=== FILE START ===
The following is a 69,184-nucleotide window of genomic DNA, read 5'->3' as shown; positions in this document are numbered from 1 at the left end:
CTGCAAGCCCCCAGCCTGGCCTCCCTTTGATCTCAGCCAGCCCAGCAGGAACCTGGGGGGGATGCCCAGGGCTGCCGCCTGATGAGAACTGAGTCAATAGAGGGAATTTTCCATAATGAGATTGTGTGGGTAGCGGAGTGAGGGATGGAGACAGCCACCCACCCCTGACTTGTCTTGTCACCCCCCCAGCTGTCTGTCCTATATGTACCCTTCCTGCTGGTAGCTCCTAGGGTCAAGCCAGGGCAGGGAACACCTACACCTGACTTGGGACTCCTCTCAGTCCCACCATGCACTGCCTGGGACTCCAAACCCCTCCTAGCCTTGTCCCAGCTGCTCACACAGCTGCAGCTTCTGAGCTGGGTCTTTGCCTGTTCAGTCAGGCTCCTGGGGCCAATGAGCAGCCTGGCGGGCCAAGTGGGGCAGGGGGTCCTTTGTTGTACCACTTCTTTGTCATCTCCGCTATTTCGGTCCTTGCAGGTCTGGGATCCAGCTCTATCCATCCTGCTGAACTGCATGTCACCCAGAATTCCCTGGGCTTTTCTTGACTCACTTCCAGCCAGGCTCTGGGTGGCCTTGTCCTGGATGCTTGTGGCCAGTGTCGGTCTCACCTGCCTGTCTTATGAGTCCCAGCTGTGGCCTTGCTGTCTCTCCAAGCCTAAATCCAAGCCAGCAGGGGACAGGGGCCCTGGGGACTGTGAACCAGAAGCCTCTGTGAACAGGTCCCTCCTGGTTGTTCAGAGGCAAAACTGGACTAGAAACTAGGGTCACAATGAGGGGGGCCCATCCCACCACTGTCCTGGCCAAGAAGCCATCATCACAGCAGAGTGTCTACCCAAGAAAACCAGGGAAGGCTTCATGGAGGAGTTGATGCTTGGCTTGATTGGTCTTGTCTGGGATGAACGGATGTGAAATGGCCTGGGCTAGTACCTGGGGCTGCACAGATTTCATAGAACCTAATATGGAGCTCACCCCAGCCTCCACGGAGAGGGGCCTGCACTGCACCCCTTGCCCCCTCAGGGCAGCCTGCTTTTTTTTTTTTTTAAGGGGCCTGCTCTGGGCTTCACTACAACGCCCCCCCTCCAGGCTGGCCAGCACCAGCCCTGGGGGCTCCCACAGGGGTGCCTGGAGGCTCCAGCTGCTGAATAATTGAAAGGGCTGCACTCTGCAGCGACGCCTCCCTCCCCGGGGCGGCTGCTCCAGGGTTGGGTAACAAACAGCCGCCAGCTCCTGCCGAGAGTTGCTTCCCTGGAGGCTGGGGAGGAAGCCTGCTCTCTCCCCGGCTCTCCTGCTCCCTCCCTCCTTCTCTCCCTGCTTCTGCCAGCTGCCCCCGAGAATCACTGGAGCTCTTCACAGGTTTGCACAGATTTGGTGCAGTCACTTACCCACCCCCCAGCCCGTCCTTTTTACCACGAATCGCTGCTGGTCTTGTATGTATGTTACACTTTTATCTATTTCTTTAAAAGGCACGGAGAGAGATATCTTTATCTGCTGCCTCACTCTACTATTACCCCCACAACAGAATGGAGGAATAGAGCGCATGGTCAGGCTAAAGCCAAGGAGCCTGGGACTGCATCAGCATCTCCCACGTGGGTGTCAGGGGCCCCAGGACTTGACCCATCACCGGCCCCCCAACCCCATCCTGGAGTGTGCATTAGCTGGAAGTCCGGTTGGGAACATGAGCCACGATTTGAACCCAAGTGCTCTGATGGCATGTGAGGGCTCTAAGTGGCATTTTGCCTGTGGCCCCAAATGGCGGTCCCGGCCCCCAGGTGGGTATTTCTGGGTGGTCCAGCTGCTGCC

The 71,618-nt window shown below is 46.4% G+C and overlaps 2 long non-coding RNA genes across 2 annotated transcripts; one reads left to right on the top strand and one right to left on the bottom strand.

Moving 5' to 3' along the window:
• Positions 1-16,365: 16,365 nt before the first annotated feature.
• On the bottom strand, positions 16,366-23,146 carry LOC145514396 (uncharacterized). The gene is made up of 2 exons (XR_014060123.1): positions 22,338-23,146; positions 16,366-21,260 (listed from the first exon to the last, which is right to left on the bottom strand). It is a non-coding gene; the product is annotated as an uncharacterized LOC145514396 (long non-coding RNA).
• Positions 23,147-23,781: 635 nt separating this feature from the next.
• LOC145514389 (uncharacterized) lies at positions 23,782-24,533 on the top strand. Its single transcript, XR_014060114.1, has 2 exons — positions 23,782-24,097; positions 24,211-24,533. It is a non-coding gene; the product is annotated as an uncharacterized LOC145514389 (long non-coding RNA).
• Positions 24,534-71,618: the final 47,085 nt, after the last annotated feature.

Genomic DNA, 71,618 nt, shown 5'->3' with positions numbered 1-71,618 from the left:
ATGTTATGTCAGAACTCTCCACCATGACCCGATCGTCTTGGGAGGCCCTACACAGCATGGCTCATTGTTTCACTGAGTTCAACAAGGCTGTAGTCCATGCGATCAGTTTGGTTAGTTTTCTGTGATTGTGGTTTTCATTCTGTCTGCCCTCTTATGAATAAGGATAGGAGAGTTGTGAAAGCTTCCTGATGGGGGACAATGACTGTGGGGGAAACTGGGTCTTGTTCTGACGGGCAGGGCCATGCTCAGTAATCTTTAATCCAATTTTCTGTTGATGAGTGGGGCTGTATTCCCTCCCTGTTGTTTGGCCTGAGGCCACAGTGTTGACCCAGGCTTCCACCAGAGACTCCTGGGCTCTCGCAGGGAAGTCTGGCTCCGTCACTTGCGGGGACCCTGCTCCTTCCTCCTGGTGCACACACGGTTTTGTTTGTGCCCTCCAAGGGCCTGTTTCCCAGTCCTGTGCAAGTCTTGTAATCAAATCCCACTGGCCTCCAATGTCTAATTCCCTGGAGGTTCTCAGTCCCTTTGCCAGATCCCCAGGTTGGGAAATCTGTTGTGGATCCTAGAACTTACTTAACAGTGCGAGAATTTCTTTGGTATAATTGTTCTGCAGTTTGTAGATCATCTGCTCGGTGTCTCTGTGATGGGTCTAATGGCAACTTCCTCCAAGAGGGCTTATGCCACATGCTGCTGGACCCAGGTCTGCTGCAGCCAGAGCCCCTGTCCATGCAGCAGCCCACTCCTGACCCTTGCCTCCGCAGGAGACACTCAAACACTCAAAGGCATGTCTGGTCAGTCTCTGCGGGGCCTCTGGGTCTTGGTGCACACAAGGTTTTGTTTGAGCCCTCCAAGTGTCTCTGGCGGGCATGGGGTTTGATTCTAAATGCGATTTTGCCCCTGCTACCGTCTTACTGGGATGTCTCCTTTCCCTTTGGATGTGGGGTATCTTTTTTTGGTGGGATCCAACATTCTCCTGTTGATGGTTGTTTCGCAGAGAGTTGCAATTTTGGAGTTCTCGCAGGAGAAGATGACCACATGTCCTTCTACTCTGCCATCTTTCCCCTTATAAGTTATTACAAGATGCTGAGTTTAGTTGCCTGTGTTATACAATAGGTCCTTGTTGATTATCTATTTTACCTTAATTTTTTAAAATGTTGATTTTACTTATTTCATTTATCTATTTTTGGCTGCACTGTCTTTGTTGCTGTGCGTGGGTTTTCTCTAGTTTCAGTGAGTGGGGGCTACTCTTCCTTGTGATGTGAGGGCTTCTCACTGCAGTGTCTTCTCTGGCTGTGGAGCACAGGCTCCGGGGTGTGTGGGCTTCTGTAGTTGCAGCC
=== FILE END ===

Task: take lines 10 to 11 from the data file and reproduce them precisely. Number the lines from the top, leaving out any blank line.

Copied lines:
Genomic DNA, 71,618 nt, shown 5'->3' with positions numbered 1-71,618 from the left:
ATGTTATGTCAGAACTCTCCACCATGACCCGATCGTCTTGGGAGGCCCTACACAGCATGGCTCATTGTTTCACTGAGTTCAACAAGGCTGTAGTCCATGCGATCAGTTTGGTTAGTTTTCTGTGATTGTGGTTTTCATTCTGTCTGCCCTCTTATGAATAAGGATAGGAGAGTTGTGAAAGCTTCCTGATGGGGGACAATGACTGTGGGGGAAACTGGGTCTTGTTCTGACGGGCAGGGCCATGCTCAGTAATCTTTAATCCAATTTTCTGTTGATGAGTGGGGCTGTATTCCCTCCCTGTTGTTTGGCCTGAGGCCACAGTGTTGACCCAGGCTTCCACCAGAGACTCCTGGGCTCTCGCAGGGAAGTCTGGCTCCGTCACTTGCGGGGACCCTGCTCCTTCCTCCTGGTGCACACACGGTTTTGTTTGTGCCCTCCAAGGGCCTGTTTCCCAGTCCTGTGCAAGTCTTGTAATCAAATCCCACTGGCCTCCAATGTCTAATTCCCTGGAGGTTCTCAGTCCCTTTGCCAGATCCCCAGGTTGGGAAATCTGTTGTGGATCCTAGAACTTACTTAACAGTGCGAGAATTTCTTTGGTATAATTGTTCTGCAGTTTGTAGATCATCTGCTCGGTGTCTCTGTGATGGGTCTAATGGCAACTTCCTCCAAGAGGGCTTATGCCACATGCTGCTGGACCCAGGTCTGCTGCAGCCAGAGCCCCTGTCCATGCAGCAGCCCACTCCTGACCCTTGCCTCCGCAGGAGACACTCAAACACTCAAAGGCATGTCTGGTCAGTCTCTGCGGGGCCTCTGGGTCTTGGTGCACACAAGGTTTTGTTTGAGCCCTCCAAGTGTCTCTGGCGGGCATGGGGTTTGATTCTAAATGCGATTTTGCCCCTGCTACCGTCTTACTGGGATGTCTCCTTTCCCTTTGGATGTGGGGTATCTTTTTTTGGTGGGATCCAACATTCTCCTGTTGATGGTTGTTTCGCAGAGAGTTGCAATTTTGGAGTTCTCGCAGGAGAAGATGACCACATGTCCTTCTACTCTGCCATCTTTCCCCTTATAAGTTATTACAAGATGCTGAGTTTAGTTGCCTGTGTTATACAATAGGTCCTTGTTGATTATCTATTTTACCTTAATTTTTTAAAATGTTGATTTTACTTATTTCATTTATCTATTTTTGGCTGCACTGTCTTTGTTGCTGTGCGTGGGTTTTCTCTAGTTTCAGTGAGTGGGGGCTACTCTTCCTTGTGATGTGAGGGCTTCTCACTGCAGTGTCTTCTCTGGCTGTGGAGCACAGGCTCCGGGGTGTGTGGGCTTCTGTAGTTGCAGCC